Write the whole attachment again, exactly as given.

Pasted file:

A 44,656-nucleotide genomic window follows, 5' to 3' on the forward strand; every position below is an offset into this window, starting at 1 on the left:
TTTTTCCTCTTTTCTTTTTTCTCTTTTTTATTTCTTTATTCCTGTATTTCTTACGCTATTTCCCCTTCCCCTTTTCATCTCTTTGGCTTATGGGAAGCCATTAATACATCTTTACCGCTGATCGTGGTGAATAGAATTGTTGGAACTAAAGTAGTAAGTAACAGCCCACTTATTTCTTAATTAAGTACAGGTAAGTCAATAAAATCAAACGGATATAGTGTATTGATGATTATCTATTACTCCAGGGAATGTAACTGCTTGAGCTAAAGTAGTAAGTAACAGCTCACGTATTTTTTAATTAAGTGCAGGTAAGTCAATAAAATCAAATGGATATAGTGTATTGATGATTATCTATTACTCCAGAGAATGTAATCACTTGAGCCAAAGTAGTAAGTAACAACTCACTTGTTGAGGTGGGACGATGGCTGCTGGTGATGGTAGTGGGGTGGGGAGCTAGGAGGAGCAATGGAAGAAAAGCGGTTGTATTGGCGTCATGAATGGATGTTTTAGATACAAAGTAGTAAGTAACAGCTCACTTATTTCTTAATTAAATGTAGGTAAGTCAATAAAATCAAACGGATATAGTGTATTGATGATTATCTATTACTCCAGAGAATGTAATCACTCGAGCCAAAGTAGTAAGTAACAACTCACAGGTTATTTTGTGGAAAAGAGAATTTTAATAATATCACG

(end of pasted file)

A 44,656-nucleotide genomic window follows, 5' to 3' on the forward strand; every position below is an offset into this window, starting at 1 on the left:
TTTTTCCTCTTTTCTTTTTTCTCTTTTTTATTTCTTTATTCCTGTATTTCTTACGCTATTTCCCCTTCCCCTTTTCATCTCTTTGGCTTATGGGAAGCCATTAATACATCTTTACCGCTGATCGTGGTGAATAGAATTGTTGGAACTAAAGTAGTAAGTAACAGCCCACTTATTTCTTAATTAAGTACAGGTAAGTCAATAAAATCAAACGGATATAGTGTATTGATGATTATCTATTACTCCAGGGAATGTAACTGCTTGAGCTAAAGTAGTAAGTAACAGCTCACGTATTTTTTAATTAAGTGCAGGTAAGTCAATAAAATCAAATGGATATAGTGTATTGATGATTATCTATTACTCCAGAGAATGTAATCACTTGAGCCAAAGTAGTAAGTAACAACTCACTTGTTGAGGTGGGACGATGGCTGCTGGTGATGGTAGTGGGGTGGGGAGCTAGGAGGAGCAATGGAAGAAAAGCGGTTGTATTGGCGTCATGAATGGATGTTTTAGATACAAAGTAGTAAGTAACAGCTCACTTATTTCTTAATTAAATGTAGGTAAGTCAATAAAATCAAACGGATATAGTGTATTGATGATTATCTATTACTCCAGAGAATGTAATCACTCGAGCCAAAGTAGTAAGTAACAACTCACAGGTTATTTTGTGGAAAAGAGAATTTTAATAATATCACG